ANNISTON ARMY DEPOT, Ala. -- Sue Turton first came to Anniston Army Depot in 1978 as an Army specialist on loan to the installation's health clinic laboratory.

"It was supposed to be only a short assignment, but I quickly fell in love with the people the mission and the products here," said Turton. "It seems like only yesterday when Doug Pelham, a former depot chemist, told me I was here for life after seeing my excitement at the sight of a M551. He was right. I was hooked for life."

Turton retired from the depot Feb. 29 after 31 years of civilian service on the installation.

Her career at Anniston took Turton through almost all capacities of the Safety Office, including industrial hygiene, radiation protection, ammunition and toxic chemical safety and industrial safety.

Turton served as the acting safety officer several times between 1989 and 1997, when the director at the time deployed overseas. When he accepted another job, she was named director in 1997.

Turton's tenure as safety officer has been filled with accolades for herself as well as the installation, including a 2006 individual award from Army Materiel Command, the depot's higher headquarters.

Most recently, in 2010, the depot's Directorate of Public Works and the Anniston Defense Munitions Center, a tenant of the depot served by the Safety Office, earned awards for safety from AMC and the Secretary of the Army/ Army Chief of Staff.

"Safety is an area where improvements can always be made," said Turton. "But, when you compare Anniston Army Depot to commercial industrial areas, we excel."

The nearly 20 years she served as co-host of The Morning Show and numerous employee appreciation and safety standdown days are among Turton's most treasured memories of the depot.

"I've appreciated the opportunity to be part of the depot family," said Turton. "I am very proud to have been part of this great organization."

Scott Miller, who has been part of the depot's family since 1983, was promoted to safety officer Feb. 12.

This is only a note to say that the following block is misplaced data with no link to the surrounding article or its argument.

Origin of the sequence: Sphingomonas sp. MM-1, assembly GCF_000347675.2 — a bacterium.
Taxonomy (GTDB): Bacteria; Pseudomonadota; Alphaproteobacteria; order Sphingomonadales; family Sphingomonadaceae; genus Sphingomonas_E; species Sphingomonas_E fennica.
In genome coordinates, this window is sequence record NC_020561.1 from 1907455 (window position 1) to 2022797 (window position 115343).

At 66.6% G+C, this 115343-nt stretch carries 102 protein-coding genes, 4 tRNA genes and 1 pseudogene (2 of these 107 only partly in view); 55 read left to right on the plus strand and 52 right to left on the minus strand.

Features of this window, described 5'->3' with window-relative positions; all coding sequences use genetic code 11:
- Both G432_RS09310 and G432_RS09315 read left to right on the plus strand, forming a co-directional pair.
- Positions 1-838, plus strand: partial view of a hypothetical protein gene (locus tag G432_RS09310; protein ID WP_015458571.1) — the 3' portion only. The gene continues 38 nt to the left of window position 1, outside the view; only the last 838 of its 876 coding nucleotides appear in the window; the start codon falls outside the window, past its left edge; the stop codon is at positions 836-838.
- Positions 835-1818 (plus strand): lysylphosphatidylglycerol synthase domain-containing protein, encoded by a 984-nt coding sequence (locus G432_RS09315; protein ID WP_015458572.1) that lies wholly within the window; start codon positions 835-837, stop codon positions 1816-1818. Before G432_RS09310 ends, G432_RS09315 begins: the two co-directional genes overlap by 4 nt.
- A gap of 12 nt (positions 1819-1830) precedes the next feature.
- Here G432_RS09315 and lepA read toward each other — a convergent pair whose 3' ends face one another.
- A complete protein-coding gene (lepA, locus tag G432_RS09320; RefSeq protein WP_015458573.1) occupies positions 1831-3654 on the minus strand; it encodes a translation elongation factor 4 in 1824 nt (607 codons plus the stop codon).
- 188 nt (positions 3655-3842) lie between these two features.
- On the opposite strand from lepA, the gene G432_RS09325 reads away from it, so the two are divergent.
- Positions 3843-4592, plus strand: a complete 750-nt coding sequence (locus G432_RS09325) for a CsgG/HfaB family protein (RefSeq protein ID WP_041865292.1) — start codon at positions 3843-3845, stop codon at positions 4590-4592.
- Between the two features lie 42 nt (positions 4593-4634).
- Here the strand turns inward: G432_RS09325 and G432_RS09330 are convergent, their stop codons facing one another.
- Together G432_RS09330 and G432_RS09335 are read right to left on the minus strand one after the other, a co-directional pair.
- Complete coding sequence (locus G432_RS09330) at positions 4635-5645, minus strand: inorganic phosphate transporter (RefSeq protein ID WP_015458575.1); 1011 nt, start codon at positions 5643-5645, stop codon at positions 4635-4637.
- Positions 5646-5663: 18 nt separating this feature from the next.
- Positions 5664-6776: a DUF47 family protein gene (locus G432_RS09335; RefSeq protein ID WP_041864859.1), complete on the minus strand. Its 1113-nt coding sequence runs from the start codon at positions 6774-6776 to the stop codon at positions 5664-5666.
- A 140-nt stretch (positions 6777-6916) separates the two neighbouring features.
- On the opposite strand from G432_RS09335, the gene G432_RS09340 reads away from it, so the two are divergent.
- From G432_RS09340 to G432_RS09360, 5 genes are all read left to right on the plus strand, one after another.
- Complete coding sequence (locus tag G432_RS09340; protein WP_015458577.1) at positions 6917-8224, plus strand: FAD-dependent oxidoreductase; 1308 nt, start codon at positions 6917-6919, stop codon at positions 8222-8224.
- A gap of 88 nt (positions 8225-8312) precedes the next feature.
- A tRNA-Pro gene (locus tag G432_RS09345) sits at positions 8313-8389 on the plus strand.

Miller began his Army civilian career here as a material handler in the Directorate of Supply. In 1995, with the former directorate under the auspices of Defense Distribution Depot Anniston, now known as DLA Distribution Anniston, he was promoted to material handler supervisor.

"As part of my job duties, I assumed the role of radiation protection officer, because all the radioactive commodities were stored in my area," said Miller.

In 1998, when DDAA began its own safety and health program, Miller was asked to lead it. He then applied for and accepted a position with the depot's safety program in 2002 as an industrial safety team leader.

He sees many challenges ahead of him as the installation's safety officer -- among them a changing workforce.

"As our workforce transitions, we may have employees who are accustomed to working on one vehicle program, but are now tasked to another. That change comes with safety challenges," said Miller, explaining that each vehicle program on the depot has its own personal protective equipment and safety requirements based on where the work takes place and the type of work performed.

Miller also anticipates helping the depot achieve its VPP Star status.

"The challenge with VPP is training the whole workforce and ensuring all policies and procedures are followed," said Miller. "We have to go above and beyond the minimum standards."

Page last updated Thu March 1st, 2012 at 00:00